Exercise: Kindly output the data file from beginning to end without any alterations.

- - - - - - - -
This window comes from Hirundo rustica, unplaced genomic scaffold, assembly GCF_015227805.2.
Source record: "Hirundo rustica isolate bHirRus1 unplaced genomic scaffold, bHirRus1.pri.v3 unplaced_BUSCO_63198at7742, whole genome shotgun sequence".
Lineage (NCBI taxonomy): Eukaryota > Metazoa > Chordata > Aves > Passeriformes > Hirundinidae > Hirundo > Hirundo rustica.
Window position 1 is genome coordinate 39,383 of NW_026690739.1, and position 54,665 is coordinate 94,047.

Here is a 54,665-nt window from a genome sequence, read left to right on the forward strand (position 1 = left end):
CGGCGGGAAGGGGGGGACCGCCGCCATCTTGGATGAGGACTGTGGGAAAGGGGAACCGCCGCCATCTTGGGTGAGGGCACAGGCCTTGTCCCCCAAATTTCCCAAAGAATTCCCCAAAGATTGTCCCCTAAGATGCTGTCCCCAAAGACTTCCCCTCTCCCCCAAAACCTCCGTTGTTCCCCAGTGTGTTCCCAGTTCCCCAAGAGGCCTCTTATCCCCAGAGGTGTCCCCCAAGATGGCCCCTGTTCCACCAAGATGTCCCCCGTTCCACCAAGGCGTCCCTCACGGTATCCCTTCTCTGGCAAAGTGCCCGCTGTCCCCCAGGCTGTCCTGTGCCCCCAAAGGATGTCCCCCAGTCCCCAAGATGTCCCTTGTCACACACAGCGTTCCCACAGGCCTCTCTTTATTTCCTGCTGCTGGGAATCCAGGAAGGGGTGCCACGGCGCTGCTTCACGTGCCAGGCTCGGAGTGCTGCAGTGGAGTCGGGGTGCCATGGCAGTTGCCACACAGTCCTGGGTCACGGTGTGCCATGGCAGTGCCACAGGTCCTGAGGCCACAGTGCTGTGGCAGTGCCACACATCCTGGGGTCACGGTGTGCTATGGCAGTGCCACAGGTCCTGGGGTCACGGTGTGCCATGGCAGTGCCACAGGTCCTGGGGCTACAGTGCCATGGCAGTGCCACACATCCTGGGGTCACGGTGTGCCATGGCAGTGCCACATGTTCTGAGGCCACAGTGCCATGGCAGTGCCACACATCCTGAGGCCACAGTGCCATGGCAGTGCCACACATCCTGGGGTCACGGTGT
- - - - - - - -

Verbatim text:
This window comes from Hirundo rustica, unplaced genomic scaffold, assembly GCF_015227805.2.
Source record: "Hirundo rustica isolate bHirRus1 unplaced genomic scaffold, bHirRus1.pri.v3 unplaced_BUSCO_63198at7742, whole genome shotgun sequence".
Lineage (NCBI taxonomy): Eukaryota > Metazoa > Chordata > Aves > Passeriformes > Hirundinidae > Hirundo > Hirundo rustica.
Window position 1 is genome coordinate 39,383 of NW_026690739.1, and position 54,665 is coordinate 94,047.

Here is a 54,665-nt window from a genome sequence, read left to right on the forward strand (position 1 = left end):
CGGCGGGAAGGGGGGGACCGCCGCCATCTTGGATGAGGACTGTGGGAAAGGGGAACCGCCGCCATCTTGGGTGAGGGCACAGGCCTTGTCCCCCAAATTTCCCAAAGAATTCCCCAAAGATTGTCCCCTAAGATGCTGTCCCCAAAGACTTCCCCTCTCCCCCAAAACCTCCGTTGTTCCCCAGTGTGTTCCCAGTTCCCCAAGAGGCCTCTTATCCCCAGAGGTGTCCCCCAAGATGGCCCCTGTTCCACCAAGATGTCCCCCGTTCCACCAAGGCGTCCCTCACGGTATCCCTTCTCTGGCAAAGTGCCCGCTGTCCCCCAGGCTGTCCTGTGCCCCCAAAGGATGTCCCCCAGTCCCCAAGATGTCCCTTGTCACACACAGCGTTCCCACAGGCCTCTCTTTATTTCCTGCTGCTGGGAATCCAGGAAGGGGTGCCACGGCGCTGCTTCACGTGCCAGGCTCGGAGTGCTGCAGTGGAGTCGGGGTGCCATGGCAGTTGCCACACAGTCCTGGGTCACGGTGTGCCATGGCAGTGCCACAGGTCCTGAGGCCACAGTGCTGTGGCAGTGCCACACATCCTGGGGTCACGGTGTGCTATGGCAGTGCCACAGGTCCTGGGGTCACGGTGTGCCATGGCAGTGCCACAGGTCCTGGGGCTACAGTGCCATGGCAGTGCCACACATCCTGGGGTCACGGTGTGCCATGGCAGTGCCACATGTTCTGAGGCCACAGTGCCATGGCAGTGCCACACATCCTGAGGCCACAGTGCCATGGCAGTGCCACACATCCTGGGGTCACGGTGT